I think the same holds true for some of the white working class areas, and you probably have more of them which are conservative on national security issues than some of the affluent white areas, but as a whole the white working class areas aren't as liberal as some of the upper middle class and upper class white areas are.  

[ Parent ]
So basically they are very very conservative
on national security and crime and basically liberal on everything else.

Which is probably why Clinton and Gore won huge landslides in 1996 and 2000 in these places, but Kerry and Obama struggled badly.

[ Parent ]
Smash is right
McCain was probably second only to Giuliani in being the strongest Republican for the area. I believe McCain would've beaten Gore on Long Island in 2000 if he had won the GOP nomination.

It's important to also realize there was local polling during the campaign (I knew a pollster from Dowling College that polled the Island reguarly) and until Sarah Palin, McCain was ahead of Obama on Long Island.  

Liberty Avenue Politics - a place for politics in Southern Queens

[ Parent ]
re: Smash is right
I think McCain beating Gore in 2000 on LI is a bit of a stretch, keep in mind Gore won both Nassau & Suffolk by double digits & Nassau by a shade under 20 points.  I would say McCain probably cut the margin about 5 points from where it would have been under a Generic Republican on LI, and probably in the 8-10 point or so range from a Huckabee type of candidate.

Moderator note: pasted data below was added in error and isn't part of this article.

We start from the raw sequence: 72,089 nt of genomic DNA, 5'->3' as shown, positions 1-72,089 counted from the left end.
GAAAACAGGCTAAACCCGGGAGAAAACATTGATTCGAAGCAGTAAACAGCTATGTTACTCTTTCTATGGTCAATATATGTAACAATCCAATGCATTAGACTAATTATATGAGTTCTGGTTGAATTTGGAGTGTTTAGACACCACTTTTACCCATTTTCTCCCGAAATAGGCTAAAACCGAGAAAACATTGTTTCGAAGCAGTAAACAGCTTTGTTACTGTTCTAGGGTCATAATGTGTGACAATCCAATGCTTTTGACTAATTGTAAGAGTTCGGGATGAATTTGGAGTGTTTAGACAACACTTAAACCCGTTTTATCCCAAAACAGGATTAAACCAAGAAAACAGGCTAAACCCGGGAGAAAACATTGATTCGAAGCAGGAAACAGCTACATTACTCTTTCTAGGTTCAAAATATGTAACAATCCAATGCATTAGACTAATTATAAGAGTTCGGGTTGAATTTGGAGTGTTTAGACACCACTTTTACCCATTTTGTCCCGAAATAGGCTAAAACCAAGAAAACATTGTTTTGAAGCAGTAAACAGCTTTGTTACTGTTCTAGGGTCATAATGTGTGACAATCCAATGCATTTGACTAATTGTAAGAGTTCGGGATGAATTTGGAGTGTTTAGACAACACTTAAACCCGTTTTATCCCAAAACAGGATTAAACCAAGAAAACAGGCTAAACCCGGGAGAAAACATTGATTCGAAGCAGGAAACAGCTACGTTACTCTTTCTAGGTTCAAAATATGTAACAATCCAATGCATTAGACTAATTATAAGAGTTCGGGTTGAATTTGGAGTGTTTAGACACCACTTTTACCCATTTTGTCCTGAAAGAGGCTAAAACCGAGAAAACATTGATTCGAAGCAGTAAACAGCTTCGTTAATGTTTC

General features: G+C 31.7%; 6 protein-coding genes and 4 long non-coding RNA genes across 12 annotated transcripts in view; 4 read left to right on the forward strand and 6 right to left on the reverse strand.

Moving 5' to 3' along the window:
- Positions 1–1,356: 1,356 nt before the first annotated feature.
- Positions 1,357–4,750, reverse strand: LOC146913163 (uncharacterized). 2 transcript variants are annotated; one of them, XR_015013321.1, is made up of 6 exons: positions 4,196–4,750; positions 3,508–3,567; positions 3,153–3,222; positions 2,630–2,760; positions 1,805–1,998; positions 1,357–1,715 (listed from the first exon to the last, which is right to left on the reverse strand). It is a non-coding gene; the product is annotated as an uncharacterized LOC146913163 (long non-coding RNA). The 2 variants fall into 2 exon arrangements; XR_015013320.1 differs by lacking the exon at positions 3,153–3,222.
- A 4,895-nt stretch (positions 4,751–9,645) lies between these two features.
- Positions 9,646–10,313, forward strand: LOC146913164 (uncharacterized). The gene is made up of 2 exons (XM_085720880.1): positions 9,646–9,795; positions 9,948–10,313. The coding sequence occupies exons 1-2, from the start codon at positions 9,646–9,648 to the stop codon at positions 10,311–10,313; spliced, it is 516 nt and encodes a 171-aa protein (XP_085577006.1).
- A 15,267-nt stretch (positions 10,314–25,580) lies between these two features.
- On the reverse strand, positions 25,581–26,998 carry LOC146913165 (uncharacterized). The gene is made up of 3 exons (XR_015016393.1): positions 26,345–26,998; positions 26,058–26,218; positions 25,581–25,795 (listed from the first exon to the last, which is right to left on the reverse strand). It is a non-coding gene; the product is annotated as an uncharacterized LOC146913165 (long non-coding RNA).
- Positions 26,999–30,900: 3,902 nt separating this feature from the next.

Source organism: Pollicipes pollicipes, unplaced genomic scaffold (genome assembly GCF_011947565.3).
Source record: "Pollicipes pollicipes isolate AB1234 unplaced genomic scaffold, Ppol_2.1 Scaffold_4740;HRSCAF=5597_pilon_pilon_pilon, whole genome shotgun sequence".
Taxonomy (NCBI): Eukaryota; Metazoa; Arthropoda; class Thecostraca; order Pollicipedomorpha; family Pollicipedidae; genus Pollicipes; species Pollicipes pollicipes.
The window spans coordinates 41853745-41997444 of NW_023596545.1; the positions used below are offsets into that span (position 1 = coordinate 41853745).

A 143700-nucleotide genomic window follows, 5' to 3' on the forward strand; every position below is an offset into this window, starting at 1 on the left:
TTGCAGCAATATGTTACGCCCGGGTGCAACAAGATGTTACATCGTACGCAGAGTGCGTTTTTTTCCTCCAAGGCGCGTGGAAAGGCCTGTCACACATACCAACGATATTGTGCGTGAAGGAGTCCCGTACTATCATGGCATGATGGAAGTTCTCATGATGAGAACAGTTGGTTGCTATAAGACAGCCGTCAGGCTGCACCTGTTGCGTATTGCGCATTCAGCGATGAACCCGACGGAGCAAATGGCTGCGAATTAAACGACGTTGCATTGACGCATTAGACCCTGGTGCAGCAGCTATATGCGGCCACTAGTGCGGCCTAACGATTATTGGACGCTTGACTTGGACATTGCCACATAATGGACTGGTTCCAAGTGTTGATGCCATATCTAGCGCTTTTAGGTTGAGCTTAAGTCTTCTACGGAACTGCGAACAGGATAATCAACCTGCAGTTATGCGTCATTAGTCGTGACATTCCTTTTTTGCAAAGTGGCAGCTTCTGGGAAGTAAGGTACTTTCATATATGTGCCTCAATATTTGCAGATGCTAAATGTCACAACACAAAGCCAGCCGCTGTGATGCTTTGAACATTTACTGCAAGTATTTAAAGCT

[ Parent ]
McCain beating Gore in 2000 on LI
wouldn't be saying that much.  I think McCain would have crushed Gore nationally in a landslide of 7-10% and probably won California and 400 EV.

[ Parent ]
I don't understand...
why each state doesn't just post filed candidates and precinct results on the internet.  How hard can it be?  

Wisconsin updates the list of candidates who are running at least every other day once you get close to the deadline.  They have a final list (barring challenges) by noon the next day.  It has every candidate, their party, and their address.  

On the other hand it seems like New York City never posts a list at all, and New York State's doesn't make a whole lot of sense, except maybe to people who are familiar with New York election laws.